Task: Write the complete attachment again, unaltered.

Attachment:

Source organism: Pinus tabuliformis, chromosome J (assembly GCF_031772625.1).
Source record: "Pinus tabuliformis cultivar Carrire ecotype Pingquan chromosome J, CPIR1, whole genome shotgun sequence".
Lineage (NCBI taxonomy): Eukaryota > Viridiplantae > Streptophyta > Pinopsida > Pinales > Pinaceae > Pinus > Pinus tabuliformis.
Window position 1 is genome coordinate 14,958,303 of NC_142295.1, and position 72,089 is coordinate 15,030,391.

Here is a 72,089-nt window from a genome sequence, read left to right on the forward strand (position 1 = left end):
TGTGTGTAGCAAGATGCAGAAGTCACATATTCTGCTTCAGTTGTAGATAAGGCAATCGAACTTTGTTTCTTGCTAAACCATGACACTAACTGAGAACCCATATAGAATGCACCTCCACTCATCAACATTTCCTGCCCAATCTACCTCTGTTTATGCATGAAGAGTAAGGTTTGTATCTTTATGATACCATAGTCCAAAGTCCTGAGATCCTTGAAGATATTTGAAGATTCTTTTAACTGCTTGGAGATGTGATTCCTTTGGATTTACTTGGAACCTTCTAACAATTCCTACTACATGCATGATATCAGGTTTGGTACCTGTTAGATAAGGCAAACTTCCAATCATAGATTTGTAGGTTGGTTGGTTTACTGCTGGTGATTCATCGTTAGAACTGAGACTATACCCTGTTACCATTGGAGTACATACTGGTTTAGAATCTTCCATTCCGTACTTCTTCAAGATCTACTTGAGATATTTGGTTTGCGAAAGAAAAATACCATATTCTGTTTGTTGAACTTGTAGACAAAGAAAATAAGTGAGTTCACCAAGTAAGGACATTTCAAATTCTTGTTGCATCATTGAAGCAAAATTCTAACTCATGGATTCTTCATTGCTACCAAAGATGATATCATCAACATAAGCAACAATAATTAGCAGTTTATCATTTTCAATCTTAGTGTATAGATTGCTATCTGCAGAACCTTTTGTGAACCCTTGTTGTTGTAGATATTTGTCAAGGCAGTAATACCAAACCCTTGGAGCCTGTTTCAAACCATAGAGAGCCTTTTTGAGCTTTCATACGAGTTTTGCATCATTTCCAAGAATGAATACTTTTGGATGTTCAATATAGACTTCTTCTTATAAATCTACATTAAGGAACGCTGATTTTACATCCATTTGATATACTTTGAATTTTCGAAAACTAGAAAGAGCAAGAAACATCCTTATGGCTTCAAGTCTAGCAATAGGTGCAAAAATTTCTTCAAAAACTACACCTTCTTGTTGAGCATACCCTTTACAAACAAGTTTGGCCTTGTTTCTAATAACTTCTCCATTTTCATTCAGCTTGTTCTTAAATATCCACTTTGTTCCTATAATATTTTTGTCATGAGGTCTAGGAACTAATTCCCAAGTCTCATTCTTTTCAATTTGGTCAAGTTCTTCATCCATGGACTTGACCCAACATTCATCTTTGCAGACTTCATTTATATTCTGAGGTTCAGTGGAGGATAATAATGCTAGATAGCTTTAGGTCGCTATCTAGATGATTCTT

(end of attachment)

Source organism: Pinus tabuliformis, chromosome J (assembly GCF_031772625.1).
Source record: "Pinus tabuliformis cultivar Carrire ecotype Pingquan chromosome J, CPIR1, whole genome shotgun sequence".
Lineage (NCBI taxonomy): Eukaryota > Viridiplantae > Streptophyta > Pinopsida > Pinales > Pinaceae > Pinus > Pinus tabuliformis.
Window position 1 is genome coordinate 14,958,303 of NC_142295.1, and position 72,089 is coordinate 15,030,391.

Here is a 72,089-nt window from a genome sequence, read left to right on the forward strand (position 1 = left end):
TGTGTGTAGCAAGATGCAGAAGTCACATATTCTGCTTCAGTTGTAGATAAGGCAATCGAACTTTGTTTCTTGCTAAACCATGACACTAACTGAGAACCCATATAGAATGCACCTCCACTCATCAACATTTCCTGCCCAATCTACCTCTGTTTATGCATGAAGAGTAAGGTTTGTATCTTTATGATACCATAGTCCAAAGTCCTGAGATCCTTGAAGATATTTGAAGATTCTTTTAACTGCTTGGAGATGTGATTCCTTTGGATTTACTTGGAACCTTCTAACAATTCCTACTACATGCATGATATCAGGTTTGGTACCTGTTAGATAAGGCAAACTTCCAATCATAGATTTGTAGGTTGGTTGGTTTACTGCTGGTGATTCATCGTTAGAACTGAGACTATACCCTGTTACCATTGGAGTACATACTGGTTTAGAATCTTCCATTCCGTACTTCTTCAAGATCTACTTGAGATATTTGGTTTGCGAAAGAAAAATACCATATTCTGTTTGTTGAACTTGTAGACAAAGAAAATAAGTGAGTTCACCAAGTAAGGACATTTCAAATTCTTGTTGCATCATTGAAGCAAAATTCTAACTCATGGATTCTTCATTGCTACCAAAGATGATATCATCAACATAAGCAACAATAATTAGCAGTTTATCATTTTCAATCTTAGTGTATAGATTGCTATCTGCAGAACCTTTTGTGAACCCTTGTTGTTGTAGATATTTGTCAAGGCAGTAATACCAAACCCTTGGAGCCTGTTTCAAACCATAGAGAGCCTTTTTGAGCTTTCATACGAGTTTTGCATCATTTCCAAGAATGAATACTTTTGGATGTTCAATATAGACTTCTTCTTATAAATCTACATTAAGGAACGCTGATTTTACATCCATTTGATATACTTTGAATTTTCGAAAACTAGAAAGAGCAAGAAACATCCTTATGGCTTCAAGTCTAGCAATAGGTGCAAAAATTTCTTCAAAAACTACACCTTCTTGTTGAGCATACCCTTTACAAACAAGTTTGGCCTTGTTTCTAATAACTTCTCCATTTTCATTCAGCTTGTTCTTAAATATCCACTTTGTTCCTATAATATTTTTGTCATGAGGTCTAGGAACTAATTCCCAAGTCTCATTCTTTTCAATTTGGTCAAGTTCTTCATCCATGGACTTGACCCAACATTCATCTTTGCAGACTTCATTTATATTCTGAGGTTCAGTGGAGGATAATAATGCTAGATAGCTTTAGGTCGCTATCTAGATGATTCTT